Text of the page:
Mamuju (Indonesia): Indonesian rescuers Sunday retrieved more bodies from the rubble of homes and buildings toppled by a strong earthquake, raising the death toll to 82. Meanwhile military engineers managed to reopen ruptured roads to clear access for relief goods. More heavy equipment reached this city which is the hardest-hit and the neighbouring district of Majene on Sulawesi island. The 6.2 magnitude quake hit early Friday in these two places, said Raditya Jati, the National Disaster Mitigation Agency’s spokesperson. A total of 73 people died here and nine in the neighbouring district of Majene.
Power supplies and phone communications have also began to improve.
Thousands were left homeless and more than 800 have been injured in the quake. More than half of the injured are still receiving treatment for serious injuries, Jati said. So the toll may rise.
The disaster agency’s data showed nearly 27,850 survivors were moved to shelters. Most of them went to makeshift shelters that have been lashed by heavy monsoon downpours. Only a few were lucky to have tarpaulin-covered tents. They said they were running low on food, blankets and other aid, as emergency supplies were rushed to the hard-hit region.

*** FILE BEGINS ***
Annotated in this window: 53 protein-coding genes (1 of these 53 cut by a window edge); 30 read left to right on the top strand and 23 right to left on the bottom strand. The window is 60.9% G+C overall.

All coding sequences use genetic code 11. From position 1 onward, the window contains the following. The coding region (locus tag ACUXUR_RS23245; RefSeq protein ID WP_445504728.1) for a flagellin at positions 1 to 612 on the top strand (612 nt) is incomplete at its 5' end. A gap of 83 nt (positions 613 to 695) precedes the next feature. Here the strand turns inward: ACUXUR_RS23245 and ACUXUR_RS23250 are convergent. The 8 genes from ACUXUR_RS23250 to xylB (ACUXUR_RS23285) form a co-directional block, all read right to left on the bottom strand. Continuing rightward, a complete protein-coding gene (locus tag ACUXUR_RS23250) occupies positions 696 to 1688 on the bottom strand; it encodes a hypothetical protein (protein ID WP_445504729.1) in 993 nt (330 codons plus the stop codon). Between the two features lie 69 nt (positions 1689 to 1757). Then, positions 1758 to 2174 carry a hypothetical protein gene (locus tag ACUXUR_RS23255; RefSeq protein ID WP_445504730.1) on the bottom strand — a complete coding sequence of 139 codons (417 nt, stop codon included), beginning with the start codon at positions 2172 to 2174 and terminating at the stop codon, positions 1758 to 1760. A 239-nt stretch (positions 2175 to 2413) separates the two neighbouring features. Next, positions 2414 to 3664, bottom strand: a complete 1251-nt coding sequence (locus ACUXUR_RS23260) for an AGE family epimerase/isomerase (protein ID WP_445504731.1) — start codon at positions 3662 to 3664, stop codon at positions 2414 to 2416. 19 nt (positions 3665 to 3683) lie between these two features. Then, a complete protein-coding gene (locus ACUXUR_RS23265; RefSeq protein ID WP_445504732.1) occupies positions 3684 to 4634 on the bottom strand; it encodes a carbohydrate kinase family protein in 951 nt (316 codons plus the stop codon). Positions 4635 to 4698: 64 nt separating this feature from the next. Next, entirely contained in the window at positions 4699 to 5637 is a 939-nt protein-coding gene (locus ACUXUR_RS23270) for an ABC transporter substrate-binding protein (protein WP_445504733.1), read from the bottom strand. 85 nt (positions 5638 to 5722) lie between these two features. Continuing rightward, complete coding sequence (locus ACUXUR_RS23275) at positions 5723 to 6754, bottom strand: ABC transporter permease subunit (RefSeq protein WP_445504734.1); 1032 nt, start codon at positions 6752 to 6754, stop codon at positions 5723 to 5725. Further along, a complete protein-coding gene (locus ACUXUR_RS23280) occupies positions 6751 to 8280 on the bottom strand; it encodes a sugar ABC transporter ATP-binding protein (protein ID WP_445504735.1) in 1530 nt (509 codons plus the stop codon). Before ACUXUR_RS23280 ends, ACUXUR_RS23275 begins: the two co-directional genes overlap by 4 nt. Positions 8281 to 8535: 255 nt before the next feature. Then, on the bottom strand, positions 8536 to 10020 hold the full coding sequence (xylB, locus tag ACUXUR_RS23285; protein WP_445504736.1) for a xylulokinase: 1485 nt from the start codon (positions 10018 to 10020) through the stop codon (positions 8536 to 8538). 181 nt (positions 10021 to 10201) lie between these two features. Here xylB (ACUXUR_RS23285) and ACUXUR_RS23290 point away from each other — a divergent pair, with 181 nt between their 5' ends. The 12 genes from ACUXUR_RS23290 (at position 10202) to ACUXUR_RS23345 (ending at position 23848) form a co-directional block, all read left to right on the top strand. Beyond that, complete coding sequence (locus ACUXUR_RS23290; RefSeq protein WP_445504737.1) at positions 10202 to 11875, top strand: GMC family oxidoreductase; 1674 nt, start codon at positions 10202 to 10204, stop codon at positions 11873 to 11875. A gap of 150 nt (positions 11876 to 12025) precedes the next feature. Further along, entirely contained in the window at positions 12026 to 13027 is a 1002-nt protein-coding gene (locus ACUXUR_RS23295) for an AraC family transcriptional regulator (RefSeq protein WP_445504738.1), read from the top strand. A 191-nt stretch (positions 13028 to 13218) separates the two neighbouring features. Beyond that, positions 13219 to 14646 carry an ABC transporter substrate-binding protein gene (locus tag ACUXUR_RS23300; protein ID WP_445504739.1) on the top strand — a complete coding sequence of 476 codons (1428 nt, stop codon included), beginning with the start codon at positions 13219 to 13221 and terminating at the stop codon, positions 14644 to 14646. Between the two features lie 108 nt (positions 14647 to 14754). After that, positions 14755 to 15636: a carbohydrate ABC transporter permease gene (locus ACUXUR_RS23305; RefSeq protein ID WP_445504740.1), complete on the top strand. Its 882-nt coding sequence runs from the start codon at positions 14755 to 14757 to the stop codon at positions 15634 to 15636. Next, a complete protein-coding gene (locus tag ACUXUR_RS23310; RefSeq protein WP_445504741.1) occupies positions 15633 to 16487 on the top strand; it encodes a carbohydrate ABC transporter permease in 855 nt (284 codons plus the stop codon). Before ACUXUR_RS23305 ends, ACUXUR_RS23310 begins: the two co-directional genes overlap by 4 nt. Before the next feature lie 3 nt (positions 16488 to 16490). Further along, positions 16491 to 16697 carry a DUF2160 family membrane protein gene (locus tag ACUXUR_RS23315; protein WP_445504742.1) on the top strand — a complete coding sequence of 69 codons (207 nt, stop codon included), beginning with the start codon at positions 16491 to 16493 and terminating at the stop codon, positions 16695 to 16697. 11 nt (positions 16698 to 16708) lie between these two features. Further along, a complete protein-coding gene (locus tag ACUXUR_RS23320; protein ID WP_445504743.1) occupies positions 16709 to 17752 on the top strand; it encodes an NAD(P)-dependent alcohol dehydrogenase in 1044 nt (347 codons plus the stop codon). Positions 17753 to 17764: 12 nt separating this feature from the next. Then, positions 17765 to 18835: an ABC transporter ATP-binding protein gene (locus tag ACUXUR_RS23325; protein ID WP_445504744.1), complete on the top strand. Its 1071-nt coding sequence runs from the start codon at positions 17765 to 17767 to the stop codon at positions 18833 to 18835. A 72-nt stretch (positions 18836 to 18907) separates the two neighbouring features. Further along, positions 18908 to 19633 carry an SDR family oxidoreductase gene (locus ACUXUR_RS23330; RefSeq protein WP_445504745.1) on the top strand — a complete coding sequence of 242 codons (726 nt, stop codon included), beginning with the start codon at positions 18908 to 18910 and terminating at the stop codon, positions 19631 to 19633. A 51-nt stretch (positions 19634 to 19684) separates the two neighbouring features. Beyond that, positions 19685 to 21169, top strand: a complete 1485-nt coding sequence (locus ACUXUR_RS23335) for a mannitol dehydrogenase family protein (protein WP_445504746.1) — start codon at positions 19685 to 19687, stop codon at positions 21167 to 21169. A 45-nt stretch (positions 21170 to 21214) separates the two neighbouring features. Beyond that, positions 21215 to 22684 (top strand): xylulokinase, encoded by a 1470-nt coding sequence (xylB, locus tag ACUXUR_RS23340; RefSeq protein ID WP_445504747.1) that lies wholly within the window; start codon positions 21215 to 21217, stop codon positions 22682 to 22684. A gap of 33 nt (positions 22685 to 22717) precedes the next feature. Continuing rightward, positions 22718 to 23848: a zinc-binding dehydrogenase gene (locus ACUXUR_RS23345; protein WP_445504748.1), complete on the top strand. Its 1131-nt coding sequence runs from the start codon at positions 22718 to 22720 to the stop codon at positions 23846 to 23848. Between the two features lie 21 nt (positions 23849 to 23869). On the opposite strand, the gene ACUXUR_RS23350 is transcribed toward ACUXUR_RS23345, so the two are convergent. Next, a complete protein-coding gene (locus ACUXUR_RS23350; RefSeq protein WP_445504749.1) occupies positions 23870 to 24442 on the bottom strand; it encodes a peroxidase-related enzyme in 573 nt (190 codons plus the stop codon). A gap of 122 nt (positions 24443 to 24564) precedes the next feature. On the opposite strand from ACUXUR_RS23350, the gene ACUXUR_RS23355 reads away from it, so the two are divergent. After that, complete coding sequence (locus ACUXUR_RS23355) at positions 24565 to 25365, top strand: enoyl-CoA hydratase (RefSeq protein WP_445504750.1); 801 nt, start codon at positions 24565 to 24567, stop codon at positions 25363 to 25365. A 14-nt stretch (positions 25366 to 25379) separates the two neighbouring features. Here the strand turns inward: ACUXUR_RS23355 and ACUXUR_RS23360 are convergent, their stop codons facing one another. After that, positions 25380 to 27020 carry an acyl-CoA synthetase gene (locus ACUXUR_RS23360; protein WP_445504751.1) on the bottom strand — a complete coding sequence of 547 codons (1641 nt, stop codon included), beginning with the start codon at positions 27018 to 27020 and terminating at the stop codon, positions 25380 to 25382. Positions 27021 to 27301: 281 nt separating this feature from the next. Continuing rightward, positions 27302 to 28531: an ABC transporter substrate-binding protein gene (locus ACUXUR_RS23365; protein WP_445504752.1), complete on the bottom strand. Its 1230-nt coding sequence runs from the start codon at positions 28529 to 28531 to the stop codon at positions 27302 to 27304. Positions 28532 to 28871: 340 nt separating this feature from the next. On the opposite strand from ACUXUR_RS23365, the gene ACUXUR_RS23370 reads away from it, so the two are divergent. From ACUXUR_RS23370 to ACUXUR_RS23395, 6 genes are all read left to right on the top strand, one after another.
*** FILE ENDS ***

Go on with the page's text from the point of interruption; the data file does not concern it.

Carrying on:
“We are unable to return to our destroyed homes,” said a father of three who identified himself only as Robert. He said he fled from his bed while being treated at Mamujus Mitra Manakarra hospital, which was flattened by the quake. He and his family are among thousands of displaced people who took shelter in a hilly area.
Jati said that at least 1,150 houses in Majene were damaged and that the agency was still collecting data on damaged houses and buildings in Mamuju.
Indonesia, home to more than 260 million people, is frequently hit by earthquakes, volcanic eruptions and tsunamis because of its location on the ‘Ring of Fire’, an arc of volcanoes and fault lines in the Pacific Basin.
A massive magnitude 9.1 earthquake off Sumatra island in western Indonesia in December 2004 triggered a tsunami that killed 230,000 people in a dozen countries.